What is asset management and what is it not?
The concept of infrastructure asset management has existed long enough that some of us now fall into the trap of confusing it with something else.
As the late US President John F. Kennedy puts it, the great enemy of the truth is very often not the lie, deliberate, contrived and dishonest, but the myth, persistent, persuasive and unrealistic.
So here are some asset management myths busted to clear up the clouded mind:
MYTH NO. 1: Asset Management is achieved by buying a software program.
Or worse yet, you thought asset management IS a computer program.
In both cases, the myth alarm is strong.
If you are one of the people who believe that buying the most expensive software will lead you to arrive at the best asset management solutions, then it’s time to break your bubble.
Although a great software gives your plans that much needed boost, it is not the determining factor to the success of your infrastructure asset management ideas.
A decision-analytic approach to data quality involving actual brainstorming from people – not machines – is still the better way to go.
As what asset management expert Heather Himmelberger said, infrastructure managers must understand that asset management is the thought process, not the computer program.
MYTH NO. 2: Asset management focuses more on cutting cost.
It is widely believed even before that asset management can substantially increase savings. What happens mostly is that, once the organization spent for initial cost and effort, it will pursue savings next.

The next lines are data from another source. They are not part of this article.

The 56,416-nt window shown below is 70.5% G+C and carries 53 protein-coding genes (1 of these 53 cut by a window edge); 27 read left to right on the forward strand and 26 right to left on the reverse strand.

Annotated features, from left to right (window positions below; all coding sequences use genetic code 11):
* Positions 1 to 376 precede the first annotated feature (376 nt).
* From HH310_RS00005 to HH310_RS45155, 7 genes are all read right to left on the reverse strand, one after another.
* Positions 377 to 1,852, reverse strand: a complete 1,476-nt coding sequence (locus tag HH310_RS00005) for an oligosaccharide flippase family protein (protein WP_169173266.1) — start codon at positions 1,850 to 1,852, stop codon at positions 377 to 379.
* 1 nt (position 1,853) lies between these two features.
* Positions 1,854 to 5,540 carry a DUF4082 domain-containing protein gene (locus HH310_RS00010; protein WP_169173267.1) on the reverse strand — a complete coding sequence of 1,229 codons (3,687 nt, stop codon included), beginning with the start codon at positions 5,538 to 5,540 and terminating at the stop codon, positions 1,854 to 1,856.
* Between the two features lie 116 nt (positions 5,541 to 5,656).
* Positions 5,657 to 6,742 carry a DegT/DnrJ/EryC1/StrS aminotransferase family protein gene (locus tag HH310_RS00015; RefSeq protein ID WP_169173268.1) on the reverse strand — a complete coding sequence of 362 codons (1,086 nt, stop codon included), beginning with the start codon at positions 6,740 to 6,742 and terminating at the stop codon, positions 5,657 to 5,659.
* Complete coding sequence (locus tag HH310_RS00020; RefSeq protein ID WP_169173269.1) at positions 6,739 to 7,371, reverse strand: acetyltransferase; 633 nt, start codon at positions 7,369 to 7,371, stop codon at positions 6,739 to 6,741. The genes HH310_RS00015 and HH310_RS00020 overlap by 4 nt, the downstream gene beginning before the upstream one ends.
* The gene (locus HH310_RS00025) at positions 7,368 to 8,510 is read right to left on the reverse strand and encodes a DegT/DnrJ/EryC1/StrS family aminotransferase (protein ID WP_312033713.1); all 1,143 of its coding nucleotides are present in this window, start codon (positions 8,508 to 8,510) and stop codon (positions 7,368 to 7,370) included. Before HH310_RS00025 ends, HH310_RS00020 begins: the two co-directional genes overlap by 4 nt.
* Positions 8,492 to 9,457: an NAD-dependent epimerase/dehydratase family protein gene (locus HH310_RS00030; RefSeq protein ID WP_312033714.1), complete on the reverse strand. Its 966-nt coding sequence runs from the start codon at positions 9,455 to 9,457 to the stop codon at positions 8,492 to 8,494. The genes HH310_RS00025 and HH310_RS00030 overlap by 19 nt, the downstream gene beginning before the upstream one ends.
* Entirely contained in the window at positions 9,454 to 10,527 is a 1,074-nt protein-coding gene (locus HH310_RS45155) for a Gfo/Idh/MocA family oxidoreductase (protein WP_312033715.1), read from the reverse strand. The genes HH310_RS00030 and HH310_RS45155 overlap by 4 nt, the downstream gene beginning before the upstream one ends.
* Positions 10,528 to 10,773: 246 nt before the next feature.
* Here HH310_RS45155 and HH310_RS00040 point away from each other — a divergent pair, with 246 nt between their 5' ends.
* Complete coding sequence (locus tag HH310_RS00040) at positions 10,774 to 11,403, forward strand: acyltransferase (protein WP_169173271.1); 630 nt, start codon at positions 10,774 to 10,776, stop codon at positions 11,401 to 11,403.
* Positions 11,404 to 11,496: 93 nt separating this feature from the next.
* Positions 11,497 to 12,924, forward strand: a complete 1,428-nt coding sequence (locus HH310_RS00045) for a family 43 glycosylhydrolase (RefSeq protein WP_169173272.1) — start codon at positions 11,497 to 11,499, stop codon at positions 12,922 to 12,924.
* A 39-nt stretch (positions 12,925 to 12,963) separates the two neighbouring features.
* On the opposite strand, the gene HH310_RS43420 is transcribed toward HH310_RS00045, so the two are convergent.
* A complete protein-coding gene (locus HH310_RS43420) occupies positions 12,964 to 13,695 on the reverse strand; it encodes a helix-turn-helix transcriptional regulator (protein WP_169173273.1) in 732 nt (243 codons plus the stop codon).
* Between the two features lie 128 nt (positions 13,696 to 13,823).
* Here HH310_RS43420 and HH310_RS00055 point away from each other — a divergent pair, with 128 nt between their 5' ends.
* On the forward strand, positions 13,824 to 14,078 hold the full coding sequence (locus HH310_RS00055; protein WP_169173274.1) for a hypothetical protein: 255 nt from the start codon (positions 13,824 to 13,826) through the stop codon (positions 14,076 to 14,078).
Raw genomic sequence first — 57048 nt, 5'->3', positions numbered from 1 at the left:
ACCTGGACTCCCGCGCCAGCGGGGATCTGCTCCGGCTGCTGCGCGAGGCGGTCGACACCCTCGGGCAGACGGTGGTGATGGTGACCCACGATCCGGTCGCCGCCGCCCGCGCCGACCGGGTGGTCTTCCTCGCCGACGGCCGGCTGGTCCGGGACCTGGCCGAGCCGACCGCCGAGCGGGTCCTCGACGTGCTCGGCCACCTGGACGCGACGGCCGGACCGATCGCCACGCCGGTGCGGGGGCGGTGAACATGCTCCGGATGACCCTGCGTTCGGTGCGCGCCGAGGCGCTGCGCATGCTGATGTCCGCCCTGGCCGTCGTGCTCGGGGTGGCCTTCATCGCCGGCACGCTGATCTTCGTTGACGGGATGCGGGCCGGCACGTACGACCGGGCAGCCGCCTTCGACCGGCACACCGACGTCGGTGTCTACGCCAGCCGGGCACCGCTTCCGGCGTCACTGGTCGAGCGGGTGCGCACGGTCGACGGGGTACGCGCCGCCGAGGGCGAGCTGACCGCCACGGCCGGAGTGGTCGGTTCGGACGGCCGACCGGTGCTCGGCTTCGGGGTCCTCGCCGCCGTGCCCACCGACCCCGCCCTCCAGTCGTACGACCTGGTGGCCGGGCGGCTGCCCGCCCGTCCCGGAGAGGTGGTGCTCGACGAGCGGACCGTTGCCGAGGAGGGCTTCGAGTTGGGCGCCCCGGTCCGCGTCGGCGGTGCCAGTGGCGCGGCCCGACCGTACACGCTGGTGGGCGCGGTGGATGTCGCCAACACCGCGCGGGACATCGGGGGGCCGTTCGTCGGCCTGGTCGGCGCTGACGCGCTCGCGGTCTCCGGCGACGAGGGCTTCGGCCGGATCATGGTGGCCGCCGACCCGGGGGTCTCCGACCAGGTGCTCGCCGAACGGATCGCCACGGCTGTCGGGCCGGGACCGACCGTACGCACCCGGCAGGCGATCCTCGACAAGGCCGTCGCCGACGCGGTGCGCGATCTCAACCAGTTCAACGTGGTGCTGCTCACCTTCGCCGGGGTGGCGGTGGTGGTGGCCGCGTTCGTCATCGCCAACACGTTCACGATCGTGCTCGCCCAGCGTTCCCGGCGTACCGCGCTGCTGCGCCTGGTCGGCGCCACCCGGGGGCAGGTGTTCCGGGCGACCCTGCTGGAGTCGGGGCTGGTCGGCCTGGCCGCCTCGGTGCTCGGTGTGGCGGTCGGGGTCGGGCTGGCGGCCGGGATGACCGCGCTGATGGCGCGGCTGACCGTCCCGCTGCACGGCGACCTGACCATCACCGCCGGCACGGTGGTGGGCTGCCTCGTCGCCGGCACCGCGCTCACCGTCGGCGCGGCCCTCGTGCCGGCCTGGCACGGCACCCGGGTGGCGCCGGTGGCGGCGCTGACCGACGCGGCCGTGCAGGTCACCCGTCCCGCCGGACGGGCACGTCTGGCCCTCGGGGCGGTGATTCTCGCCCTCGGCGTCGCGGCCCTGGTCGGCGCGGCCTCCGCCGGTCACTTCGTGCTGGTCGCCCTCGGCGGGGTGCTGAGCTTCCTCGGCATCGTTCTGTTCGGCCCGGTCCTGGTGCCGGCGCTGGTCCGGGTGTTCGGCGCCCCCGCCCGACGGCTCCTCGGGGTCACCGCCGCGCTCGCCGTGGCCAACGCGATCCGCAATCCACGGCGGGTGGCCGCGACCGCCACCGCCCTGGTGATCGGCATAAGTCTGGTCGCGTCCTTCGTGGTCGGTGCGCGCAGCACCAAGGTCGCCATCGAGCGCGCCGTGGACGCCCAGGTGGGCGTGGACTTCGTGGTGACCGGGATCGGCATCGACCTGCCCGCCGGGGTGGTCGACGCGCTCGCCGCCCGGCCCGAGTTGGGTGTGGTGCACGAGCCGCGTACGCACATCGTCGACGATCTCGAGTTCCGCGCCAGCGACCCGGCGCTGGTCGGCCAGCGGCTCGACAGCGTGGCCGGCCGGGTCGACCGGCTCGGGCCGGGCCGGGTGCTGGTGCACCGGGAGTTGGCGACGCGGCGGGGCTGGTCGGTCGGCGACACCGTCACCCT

And this “savings” that we are talking about, is usually in the form of budget cuts in the guise of an asset management approach but which eventually results in deterioration of the quality of service and reliability of projects which can only be noticeable after a certain passage of time.
Instead, asset management is about optimization of cost and performance.
The real function of asset management is to enhance and maximize a range of different programs from substation capacity pole inspection to a simple tree-trimming.
As what another American great, Benjamin Franklin, warned: Beware of little expenses. A small leak will sink a great ship. So, no, infrastructure management is not purely cost-cutting.
MYTH NO. 3: Aging infrastructure always needs asset management as a solution.
Although infrastructure asset management is a key to maintenance and longevity of public or private utilities, not all existing aging infrastructure need modern asset management intervention.
That is because there are old assets that are still servicing well and most recent ones that are not. Sometimes, it’s the young infrastructure that needs help, especially if that type of asset is poorly performing.
Someone once said that myth is neither a lie nor a confession: it is an inflection. Now that’s three bent information about infrastructure asset management straightened out for you.